Details of their successes against enemy codes have been hard to find because after Japan’s surrender, in September 1945, they had time to destroy their records and disperse their personnel. Still the few remaining documents in Japan combined with decoded Japanese messages found in the British archives can provide a basis for assessing their operations during the war.
In order to keep an eye on US fleet movements several monitoring stations were operated prior and during the war. An interesting case was the undercover L agency. In 1938 a small unit called the ‘L Agency’ (L-Kikan) was established in Mexico to monitor US Fleet traffic in the Atlantic and also the commercial RCA radio from New York City.
During the Pacific war most US military codes proved secure. There was only limited success with the US Navy’s CSP-642 strip cipher. However the codes used by merchant ships had been received from the Germans and their enciphering tables were solved in Japan.
Foreign Ministry’s decryption
According to the recently declassified TICOM report DF-169 ‘Cryptanalytic section Japanese Foreign Office’ this department was established in 1923 and by the end of WWII had approximately 14 officials and 16 clerks. The radio intercept unit supplying it with messages had a station in Tokyo equipped with 10 receivers and 19 operators. They usually intercepted 40-60 messages per day with 100 being the maximum.
The emphasis was on the solution of the codes of the United States, Britain, China and France but some German, Turkish, Spanish, Italian, Swiss, Thailand and Portuguese codes were also read. Despite their limited resources it seems that the Foreign Ministry’s codebreakers were able to achieve their goals mainly thanks to compromised material that they received from their Army and Navy counterparts.
Japanese radio security services
Cooperation with foreign powers
A Japanese mission headed by Colonel Tahei Hayashi, former head of the Army’s cryptologic agency visited Germany in 1941 and exchanged US and British codes with systems solved by the Germans. This promising start did not lead to closer cooperation as communications between Japan and Germany were problematic. Moreover the Germans did not trust the Japanese with their most recent codebreaking successes. Things changed in summer ’44, when under Hitler’s orders several high level systems (including the latest strips for the M-138-A cipher) were given to the Japanese.
According to Wilhelm Fenner, head of the cryptanalysis department of OKW/Chi, about 200 decoded messages were passed on to the Japanese in 1944-45. For example:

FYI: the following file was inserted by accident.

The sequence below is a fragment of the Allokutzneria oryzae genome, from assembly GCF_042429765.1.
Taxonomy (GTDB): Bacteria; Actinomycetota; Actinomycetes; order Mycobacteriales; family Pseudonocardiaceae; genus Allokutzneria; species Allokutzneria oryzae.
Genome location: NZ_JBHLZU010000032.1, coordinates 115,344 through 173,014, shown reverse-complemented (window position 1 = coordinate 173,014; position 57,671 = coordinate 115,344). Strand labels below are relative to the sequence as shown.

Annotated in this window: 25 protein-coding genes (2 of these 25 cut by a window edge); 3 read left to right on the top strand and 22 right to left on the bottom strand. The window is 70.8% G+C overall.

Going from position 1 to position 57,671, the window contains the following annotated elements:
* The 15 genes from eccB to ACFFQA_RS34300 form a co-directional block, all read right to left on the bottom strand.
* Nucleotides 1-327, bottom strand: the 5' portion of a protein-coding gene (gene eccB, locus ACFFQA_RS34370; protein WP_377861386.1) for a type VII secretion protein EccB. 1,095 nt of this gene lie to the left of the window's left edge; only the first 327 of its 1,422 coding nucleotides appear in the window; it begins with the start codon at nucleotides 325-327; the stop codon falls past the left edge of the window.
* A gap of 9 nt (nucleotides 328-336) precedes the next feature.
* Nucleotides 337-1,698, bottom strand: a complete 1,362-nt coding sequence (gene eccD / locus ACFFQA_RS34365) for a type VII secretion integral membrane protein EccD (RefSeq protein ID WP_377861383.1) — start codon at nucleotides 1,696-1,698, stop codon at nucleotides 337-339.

In September 1944 Finland signed an armistice with the Soviet Union. Paassonen and Hallamaa anticipated this move and fearing a Soviet take-over of the country had taken measures to relocate the radio service to Sweden. This operation was called Stella Polaris (Polar Star). Roughly 700 people, comprising members of the intelligence services and their families were transported by ship to Sweden. The Finns had come to an agreement with the Swedish intelligence service that their people would be allowed to stay and in return the Swedes would get the Finnish crypto archives and their radio equipment. Their archives were also sold to the Japanese military attaché Makoto Onodera.
military and NKVD border guard figure codes were read (OKK, OK40, PK1), thanks in
part to Finnish and German help. These were used to monitor the movements and readiness
of Soviet units in the Far East.
The Soviet diplomatic code used in the East by consulates/embassies in Seoul, Dairen, and Hakodate for their communications with Moscow and Vladivostok was read by the Japanese from 1943 onwards. This was not the standard Soviet diplomatic system of codebook plus one time pads but a simpler system
Intelligence reports from Australia were copied by a Japanese spy working in the Soviet embassy in Harbin, China. These messages came from Soviet agents in the Australian government and contained information on Allied political and military plans.
State Department codes Gray, Brown, A1 and the M-138-A strip cipher were read by the Japanese with varying degrees of success. All these systems had been physically compromised. Through these systems the messages of the US ambassador in Japan Joseph Grew, as well as other embassies abroad, could be solved.
Success with the high level M-138-A in 1943-44 depended on help from the Finns and the Germans.
British diplomatic messages can be found in the archives of the Japanese Foreign Ministry in the file ‘U.S.-Japan Relations, Miscellaneous Diplomatic Correspondence-Special Information File’:
Acknowledgments: I have to thank mr Ken Kotani for answering my questions on WWII Japanese cryptologic history and the staff of the Japan Center for Asian Historical Records for the links to the files in ‘U.S.-Japan Relations, Miscellaneous Diplomatic Correspondence-Special Information File’